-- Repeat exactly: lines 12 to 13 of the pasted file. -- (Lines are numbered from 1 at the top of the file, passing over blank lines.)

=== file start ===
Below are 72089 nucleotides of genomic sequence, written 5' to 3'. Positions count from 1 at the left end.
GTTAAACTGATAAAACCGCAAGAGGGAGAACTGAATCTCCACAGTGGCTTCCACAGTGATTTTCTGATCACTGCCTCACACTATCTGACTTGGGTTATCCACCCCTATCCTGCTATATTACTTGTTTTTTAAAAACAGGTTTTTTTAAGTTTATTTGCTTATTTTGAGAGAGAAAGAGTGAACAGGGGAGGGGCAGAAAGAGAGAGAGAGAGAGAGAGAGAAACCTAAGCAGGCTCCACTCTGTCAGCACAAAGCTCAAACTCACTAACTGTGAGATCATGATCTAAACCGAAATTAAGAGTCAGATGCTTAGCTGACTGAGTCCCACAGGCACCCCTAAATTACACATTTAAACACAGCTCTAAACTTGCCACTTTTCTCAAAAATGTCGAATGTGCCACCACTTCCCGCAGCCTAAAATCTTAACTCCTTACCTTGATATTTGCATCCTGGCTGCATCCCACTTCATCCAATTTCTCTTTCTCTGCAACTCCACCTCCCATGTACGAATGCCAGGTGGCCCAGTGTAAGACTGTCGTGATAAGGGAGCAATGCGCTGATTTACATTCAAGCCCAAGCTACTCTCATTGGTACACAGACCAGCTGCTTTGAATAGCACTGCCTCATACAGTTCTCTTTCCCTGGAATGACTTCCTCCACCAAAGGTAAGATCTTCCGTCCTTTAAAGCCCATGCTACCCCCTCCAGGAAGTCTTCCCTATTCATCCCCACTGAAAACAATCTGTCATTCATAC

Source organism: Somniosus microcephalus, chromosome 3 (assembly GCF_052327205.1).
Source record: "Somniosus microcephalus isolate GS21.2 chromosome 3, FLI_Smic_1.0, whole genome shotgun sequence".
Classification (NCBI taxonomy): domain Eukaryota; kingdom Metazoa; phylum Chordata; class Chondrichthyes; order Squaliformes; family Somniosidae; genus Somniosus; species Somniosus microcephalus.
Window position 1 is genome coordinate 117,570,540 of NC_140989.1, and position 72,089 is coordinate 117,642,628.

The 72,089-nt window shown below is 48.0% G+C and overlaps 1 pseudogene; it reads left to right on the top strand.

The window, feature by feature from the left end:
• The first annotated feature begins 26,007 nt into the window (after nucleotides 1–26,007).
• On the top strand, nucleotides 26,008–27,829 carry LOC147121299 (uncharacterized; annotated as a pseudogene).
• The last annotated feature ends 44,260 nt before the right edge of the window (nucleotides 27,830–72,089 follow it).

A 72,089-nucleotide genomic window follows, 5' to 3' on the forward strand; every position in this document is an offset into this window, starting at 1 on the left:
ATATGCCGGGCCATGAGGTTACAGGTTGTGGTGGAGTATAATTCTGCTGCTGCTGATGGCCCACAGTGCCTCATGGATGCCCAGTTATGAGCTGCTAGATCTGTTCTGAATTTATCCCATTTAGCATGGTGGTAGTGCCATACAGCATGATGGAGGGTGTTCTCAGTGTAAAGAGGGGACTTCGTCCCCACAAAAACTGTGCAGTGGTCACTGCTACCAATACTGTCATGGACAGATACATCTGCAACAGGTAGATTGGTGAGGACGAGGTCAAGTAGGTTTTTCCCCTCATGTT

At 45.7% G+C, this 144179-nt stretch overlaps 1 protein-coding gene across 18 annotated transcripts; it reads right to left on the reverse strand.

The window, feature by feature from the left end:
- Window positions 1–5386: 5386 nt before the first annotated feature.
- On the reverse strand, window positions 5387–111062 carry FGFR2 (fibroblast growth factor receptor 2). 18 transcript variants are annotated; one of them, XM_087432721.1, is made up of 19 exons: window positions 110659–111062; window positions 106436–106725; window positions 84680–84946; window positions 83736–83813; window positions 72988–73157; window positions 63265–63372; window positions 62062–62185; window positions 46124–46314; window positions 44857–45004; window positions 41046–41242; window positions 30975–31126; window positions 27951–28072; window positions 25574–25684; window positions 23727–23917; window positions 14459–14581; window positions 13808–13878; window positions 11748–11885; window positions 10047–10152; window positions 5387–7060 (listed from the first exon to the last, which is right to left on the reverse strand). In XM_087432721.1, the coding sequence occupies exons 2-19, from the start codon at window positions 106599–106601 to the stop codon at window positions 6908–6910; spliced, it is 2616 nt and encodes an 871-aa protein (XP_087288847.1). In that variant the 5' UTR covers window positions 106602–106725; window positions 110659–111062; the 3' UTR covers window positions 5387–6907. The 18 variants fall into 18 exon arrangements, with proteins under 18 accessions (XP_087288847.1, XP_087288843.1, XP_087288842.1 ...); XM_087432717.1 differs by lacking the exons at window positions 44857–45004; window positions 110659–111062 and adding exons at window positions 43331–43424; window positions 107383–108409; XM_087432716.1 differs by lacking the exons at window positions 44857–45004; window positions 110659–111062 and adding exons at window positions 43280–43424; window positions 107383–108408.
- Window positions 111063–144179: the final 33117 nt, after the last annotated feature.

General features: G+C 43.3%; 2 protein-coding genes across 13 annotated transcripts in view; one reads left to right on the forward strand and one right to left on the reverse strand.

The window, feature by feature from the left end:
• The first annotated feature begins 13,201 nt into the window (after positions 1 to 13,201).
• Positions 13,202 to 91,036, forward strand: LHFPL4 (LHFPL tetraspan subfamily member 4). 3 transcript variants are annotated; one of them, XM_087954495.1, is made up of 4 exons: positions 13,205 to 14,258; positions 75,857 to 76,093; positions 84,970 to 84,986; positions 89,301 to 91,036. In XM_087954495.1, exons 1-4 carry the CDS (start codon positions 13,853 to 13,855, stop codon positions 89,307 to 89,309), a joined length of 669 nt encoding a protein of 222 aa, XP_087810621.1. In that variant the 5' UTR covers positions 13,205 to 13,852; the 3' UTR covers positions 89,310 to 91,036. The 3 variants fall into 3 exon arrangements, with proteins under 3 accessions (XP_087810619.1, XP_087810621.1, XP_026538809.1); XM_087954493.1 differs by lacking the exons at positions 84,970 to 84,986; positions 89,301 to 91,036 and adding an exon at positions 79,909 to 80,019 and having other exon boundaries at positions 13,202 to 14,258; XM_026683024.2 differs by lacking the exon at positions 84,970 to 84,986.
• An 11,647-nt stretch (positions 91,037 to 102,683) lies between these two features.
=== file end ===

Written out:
A 72,089-nucleotide genomic window follows, 5' to 3' on the forward strand; every position in this document is an offset into this window, starting at 1 on the left:
ATATGCCGGGCCATGAGGTTACAGGTTGTGGTGGAGTATAATTCTGCTGCTGCTGATGGCCCACAGTGCCTCATGGATGCCCAGTTATGAGCTGCTAGATCTGTTCTGAATTTATCCCATTTAGCATGGTGGTAGTGCCATACAGCATGATGGAGGGTGTTCTCAGTGTAAAGAGGGGACTTCGTCCCCACAAAAACTGTGCAGTGGTCACTGCTACCAATACTGTCATGGACAGATACATCTGCAACAGGTAGATTGGTGAGGACGAGGTCAAGTAGGTTTTTCCCCTCATGTT